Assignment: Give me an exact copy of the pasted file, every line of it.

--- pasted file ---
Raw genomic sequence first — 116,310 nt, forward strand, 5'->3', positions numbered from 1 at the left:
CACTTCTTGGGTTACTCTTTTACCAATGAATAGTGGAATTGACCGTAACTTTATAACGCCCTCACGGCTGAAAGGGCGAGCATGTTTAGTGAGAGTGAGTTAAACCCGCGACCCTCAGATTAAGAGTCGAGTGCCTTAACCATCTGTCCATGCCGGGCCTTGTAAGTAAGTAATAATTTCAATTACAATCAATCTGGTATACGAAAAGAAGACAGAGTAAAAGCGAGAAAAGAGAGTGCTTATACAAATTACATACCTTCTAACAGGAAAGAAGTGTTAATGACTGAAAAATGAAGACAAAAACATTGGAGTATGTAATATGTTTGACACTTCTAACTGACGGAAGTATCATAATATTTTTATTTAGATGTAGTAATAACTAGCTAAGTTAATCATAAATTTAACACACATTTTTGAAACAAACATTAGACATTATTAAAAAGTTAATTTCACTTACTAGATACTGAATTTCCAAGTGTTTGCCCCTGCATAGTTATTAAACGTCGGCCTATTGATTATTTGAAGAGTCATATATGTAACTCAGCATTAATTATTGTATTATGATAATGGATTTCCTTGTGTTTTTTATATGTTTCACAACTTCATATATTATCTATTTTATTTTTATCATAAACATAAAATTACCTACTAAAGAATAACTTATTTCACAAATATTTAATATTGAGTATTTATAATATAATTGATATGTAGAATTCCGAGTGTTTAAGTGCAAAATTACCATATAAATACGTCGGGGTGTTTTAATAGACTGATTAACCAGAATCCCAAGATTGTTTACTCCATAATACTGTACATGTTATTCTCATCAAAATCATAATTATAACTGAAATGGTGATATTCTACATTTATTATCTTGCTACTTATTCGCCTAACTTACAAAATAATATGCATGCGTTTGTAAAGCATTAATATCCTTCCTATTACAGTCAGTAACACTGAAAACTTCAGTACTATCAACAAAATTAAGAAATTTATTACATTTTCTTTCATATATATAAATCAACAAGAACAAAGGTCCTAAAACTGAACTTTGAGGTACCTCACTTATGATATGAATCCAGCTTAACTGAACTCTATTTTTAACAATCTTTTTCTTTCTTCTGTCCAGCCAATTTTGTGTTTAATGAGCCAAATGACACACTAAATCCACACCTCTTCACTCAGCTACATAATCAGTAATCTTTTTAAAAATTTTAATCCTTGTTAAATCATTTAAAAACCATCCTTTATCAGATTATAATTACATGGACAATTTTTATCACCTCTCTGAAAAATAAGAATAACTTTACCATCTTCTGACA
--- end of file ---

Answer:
Raw genomic sequence first — 116,310 nt, forward strand, 5'->3', positions numbered from 1 at the left:
CACTTCTTGGGTTACTCTTTTACCAATGAATAGTGGAATTGACCGTAACTTTATAACGCCCTCACGGCTGAAAGGGCGAGCATGTTTAGTGAGAGTGAGTTAAACCCGCGACCCTCAGATTAAGAGTCGAGTGCCTTAACCATCTGTCCATGCCGGGCCTTGTAAGTAAGTAATAATTTCAATTACAATCAATCTGGTATACGAAAAGAAGACAGAGTAAAAGCGAGAAAAGAGAGTGCTTATACAAATTACATACCTTCTAACAGGAAAGAAGTGTTAATGACTGAAAAATGAAGACAAAAACATTGGAGTATGTAATATGTTTGACACTTCTAACTGACGGAAGTATCATAATATTTTTATTTAGATGTAGTAATAACTAGCTAAGTTAATCATAAATTTAACACACATTTTTGAAACAAACATTAGACATTATTAAAAAGTTAATTTCACTTACTAGATACTGAATTTCCAAGTGTTTGCCCCTGCATAGTTATTAAACGTCGGCCTATTGATTATTTGAAGAGTCATATATGTAACTCAGCATTAATTATTGTATTATGATAATGGATTTCCTTGTGTTTTTTATATGTTTCACAACTTCATATATTATCTATTTTATTTTTATCATAAACATAAAATTACCTACTAAAGAATAACTTATTTCACAAATATTTAATATTGAGTATTTATAATATAATTGATATGTAGAATTCCGAGTGTTTAAGTGCAAAATTACCATATAAATACGTCGGGGTGTTTTAATAGACTGATTAACCAGAATCCCAAGATTGTTTACTCCATAATACTGTACATGTTATTCTCATCAAAATCATAATTATAACTGAAATGGTGATATTCTACATTTATTATCTTGCTACTTATTCGCCTAACTTACAAAATAATATGCATGCGTTTGTAAAGCATTAATATCCTTCCTATTACAGTCAGTAACACTGAAAACTTCAGTACTATCAACAAAATTAAGAAATTTATTACATTTTCTTTCATATATATAAATCAACAAGAACAAAGGTCCTAAAACTGAACTTTGAGGTACCTCACTTATGATATGAATCCAGCTTAACTGAACTCTATTTTTAACAATCTTTTTCTTTCTTCTGTCCAGCCAATTTTGTGTTTAATGAGCCAAATGACACACTAAATCCACACCTCTTCACTCAGCTACATAATCAGTAATCTTTTTAAAAATTTTAATCCTTGTTAAATCATTTAAAAACCATCCTTTATCAGATTATAATTACATGGACAATTTTTATCACCTCTCTGAAAAATAAGAATAACTTTACCATCTTCTGACA